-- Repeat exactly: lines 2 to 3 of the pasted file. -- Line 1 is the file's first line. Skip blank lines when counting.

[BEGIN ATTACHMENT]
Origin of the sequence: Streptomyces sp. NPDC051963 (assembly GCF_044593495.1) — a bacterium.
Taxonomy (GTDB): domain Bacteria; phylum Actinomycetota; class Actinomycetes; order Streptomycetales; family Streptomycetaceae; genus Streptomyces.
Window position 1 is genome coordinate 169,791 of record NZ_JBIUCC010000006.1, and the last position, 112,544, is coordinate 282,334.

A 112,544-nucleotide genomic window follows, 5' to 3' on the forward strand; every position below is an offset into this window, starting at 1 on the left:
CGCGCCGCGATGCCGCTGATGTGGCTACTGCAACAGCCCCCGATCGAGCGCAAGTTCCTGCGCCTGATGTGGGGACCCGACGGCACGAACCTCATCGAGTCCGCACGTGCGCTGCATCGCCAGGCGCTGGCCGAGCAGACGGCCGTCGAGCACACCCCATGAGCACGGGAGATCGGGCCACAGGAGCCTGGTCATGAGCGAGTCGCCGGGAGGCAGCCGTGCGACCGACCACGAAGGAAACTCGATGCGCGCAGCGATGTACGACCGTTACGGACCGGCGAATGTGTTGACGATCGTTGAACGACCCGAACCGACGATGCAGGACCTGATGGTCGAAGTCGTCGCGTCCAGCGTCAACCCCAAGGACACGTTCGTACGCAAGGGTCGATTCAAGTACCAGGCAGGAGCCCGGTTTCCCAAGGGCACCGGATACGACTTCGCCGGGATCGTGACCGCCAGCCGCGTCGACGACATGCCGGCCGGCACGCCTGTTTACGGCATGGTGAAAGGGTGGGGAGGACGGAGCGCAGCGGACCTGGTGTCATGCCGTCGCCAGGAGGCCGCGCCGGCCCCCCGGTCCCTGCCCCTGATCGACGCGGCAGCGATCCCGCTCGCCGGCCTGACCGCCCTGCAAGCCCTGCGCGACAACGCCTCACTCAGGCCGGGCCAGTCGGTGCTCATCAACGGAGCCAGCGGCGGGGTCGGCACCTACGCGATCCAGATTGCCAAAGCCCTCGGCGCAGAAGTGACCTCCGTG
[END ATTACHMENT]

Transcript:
Taxonomy (GTDB): domain Bacteria; phylum Actinomycetota; class Actinomycetes; order Streptomycetales; family Streptomycetaceae; genus Streptomyces.
Window position 1 is genome coordinate 169,791 of record NZ_JBIUCC010000006.1, and the last position, 112,544, is coordinate 282,334.